New evidence on the link between suicide and the economy shows that the monthly suicide rate in New York City from 1990 to 2006 was 29% higher at the economic low point in 1992 than at the peak of economic growth in 2000.
The study, conducted by researchers at Columbia University's Mailman School of Public Health, the McGill Institute for Health and Social Policy, the University of California San Francisco School of Nursing, and Weill Cornell Medical College, appears in the February 22 American Journal of Epidemiology and is available online.
“The reasons behind an individual’s decision to take his or her life are often complex and difficult to understand, even for family and friends,” observes senior author Sandro Galea, MD, DrPH, Gelman Professor and Chair of the Department of Epidemiology at the Mailman School. “It is usually a combination of forces with, for example, economic stresses on top of a strained relationship. Economic hardship can hurt a person’s self-worth and limit the availability of social resources, including mental health care.”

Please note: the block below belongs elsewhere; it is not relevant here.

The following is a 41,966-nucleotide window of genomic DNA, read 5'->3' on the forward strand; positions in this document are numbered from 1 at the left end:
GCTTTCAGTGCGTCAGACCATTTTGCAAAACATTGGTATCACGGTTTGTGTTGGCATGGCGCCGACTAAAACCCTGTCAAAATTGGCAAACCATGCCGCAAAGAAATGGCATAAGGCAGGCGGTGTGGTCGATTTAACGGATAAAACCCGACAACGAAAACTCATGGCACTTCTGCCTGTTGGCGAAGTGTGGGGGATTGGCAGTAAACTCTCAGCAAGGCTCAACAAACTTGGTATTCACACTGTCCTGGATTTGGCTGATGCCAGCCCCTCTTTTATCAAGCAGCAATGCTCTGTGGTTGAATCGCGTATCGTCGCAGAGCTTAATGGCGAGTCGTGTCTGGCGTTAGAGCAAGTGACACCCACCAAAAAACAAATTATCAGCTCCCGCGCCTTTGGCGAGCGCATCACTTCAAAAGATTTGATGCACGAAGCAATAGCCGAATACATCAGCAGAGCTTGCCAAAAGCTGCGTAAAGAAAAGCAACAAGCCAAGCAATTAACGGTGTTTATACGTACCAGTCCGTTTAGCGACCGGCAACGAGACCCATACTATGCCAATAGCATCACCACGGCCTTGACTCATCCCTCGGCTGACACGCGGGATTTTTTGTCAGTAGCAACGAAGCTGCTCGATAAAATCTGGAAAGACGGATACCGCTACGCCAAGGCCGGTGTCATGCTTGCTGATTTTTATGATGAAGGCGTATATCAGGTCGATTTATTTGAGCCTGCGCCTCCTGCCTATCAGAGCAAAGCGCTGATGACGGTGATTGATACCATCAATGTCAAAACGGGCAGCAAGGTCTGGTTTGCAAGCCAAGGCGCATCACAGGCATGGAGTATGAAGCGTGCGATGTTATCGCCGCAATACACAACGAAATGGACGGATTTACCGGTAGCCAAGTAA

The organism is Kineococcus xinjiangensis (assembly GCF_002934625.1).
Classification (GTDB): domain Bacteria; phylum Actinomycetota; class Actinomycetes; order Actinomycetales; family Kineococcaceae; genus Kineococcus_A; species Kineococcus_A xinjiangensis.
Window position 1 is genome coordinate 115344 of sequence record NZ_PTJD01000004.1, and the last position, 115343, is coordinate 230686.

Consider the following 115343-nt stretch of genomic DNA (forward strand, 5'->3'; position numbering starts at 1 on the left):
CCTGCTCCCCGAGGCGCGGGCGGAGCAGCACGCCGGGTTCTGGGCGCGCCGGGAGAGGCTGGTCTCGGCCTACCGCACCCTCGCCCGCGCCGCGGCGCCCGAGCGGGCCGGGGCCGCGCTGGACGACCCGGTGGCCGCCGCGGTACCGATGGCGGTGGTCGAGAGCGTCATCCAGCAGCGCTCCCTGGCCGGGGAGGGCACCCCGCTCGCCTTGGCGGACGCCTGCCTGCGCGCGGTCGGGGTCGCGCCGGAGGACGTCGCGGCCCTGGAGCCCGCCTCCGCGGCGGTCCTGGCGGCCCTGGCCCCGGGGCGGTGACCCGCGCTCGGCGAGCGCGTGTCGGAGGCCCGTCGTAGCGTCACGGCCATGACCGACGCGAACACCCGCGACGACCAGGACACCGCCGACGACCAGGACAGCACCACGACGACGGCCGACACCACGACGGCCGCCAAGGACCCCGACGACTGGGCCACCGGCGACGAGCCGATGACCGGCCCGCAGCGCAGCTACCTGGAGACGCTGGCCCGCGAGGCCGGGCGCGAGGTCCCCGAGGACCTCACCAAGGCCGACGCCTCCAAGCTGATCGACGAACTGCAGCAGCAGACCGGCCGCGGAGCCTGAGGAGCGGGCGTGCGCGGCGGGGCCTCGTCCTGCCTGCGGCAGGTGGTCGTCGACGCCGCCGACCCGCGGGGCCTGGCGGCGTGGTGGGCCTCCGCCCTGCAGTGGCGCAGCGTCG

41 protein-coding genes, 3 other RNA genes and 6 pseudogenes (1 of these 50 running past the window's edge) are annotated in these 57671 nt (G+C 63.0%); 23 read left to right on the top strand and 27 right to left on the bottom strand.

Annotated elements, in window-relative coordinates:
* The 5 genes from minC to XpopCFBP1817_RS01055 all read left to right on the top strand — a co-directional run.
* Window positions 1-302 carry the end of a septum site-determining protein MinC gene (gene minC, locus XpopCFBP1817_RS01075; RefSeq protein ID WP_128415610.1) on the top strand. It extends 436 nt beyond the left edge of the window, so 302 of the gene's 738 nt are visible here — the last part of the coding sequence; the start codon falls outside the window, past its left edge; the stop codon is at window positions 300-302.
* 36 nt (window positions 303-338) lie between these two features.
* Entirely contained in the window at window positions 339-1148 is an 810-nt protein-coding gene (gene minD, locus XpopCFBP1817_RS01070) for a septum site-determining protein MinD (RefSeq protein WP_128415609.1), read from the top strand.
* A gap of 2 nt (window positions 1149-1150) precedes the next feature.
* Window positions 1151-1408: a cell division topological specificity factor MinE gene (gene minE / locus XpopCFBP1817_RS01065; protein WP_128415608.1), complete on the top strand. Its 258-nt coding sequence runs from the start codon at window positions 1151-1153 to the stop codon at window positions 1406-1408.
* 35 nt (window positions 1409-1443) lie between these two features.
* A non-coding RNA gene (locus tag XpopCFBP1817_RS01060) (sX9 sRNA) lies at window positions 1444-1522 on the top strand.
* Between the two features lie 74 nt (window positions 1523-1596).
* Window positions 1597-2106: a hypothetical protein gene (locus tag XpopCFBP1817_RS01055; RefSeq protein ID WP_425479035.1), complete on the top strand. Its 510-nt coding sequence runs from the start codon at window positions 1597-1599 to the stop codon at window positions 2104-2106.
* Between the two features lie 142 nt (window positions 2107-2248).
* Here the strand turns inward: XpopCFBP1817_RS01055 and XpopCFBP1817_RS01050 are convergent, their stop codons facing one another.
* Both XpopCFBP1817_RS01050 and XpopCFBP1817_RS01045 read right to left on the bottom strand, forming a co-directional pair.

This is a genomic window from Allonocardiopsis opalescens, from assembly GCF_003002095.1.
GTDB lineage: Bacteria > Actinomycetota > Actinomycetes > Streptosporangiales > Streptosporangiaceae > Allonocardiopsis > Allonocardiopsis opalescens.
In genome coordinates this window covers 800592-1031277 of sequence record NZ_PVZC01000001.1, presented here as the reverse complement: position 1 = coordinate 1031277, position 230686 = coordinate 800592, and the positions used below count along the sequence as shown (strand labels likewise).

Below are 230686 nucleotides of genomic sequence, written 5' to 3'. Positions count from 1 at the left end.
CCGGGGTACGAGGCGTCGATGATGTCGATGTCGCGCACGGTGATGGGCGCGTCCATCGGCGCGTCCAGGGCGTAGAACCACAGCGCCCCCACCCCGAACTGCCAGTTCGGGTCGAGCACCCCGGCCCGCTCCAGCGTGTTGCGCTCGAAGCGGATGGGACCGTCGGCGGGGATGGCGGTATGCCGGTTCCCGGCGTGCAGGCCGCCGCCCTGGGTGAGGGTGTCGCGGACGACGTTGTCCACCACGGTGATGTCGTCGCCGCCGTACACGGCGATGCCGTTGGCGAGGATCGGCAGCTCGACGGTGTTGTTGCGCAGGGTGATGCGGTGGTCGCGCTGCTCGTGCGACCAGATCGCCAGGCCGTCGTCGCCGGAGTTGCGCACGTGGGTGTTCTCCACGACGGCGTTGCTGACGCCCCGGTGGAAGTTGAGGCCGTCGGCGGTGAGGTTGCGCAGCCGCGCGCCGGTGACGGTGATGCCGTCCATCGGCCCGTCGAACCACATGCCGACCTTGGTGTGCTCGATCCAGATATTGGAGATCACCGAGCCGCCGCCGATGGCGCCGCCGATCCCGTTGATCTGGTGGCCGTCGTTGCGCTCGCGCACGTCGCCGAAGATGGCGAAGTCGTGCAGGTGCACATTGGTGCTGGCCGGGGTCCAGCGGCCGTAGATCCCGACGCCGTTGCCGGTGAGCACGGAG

White men under the age of 45 were the driving force of the association between economy activity and suicide, according to the study. Dr. Galea says that while the reasons are not fully understood, this may be because white men are in occupations that are more exposed to economic vagaries than those of nonwhites and women.
While broader economic conditions were shown to affect suicide, Wall Street volatility was not. First author Arijit Nandi, PhD, a